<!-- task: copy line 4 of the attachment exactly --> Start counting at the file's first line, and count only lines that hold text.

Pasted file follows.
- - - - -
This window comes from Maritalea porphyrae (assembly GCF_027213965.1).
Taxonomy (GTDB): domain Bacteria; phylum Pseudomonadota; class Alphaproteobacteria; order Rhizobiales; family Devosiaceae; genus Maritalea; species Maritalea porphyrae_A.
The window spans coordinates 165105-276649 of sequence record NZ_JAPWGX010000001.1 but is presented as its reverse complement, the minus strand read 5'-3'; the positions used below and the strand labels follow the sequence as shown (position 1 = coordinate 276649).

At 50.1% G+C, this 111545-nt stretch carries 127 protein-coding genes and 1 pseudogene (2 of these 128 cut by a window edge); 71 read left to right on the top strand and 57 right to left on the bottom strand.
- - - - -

At 50.1% G+C, this 111545-nt stretch carries 127 protein-coding genes and 1 pseudogene (2 of these 128 cut by a window edge); 71 read left to right on the top strand and 57 right to left on the bottom strand.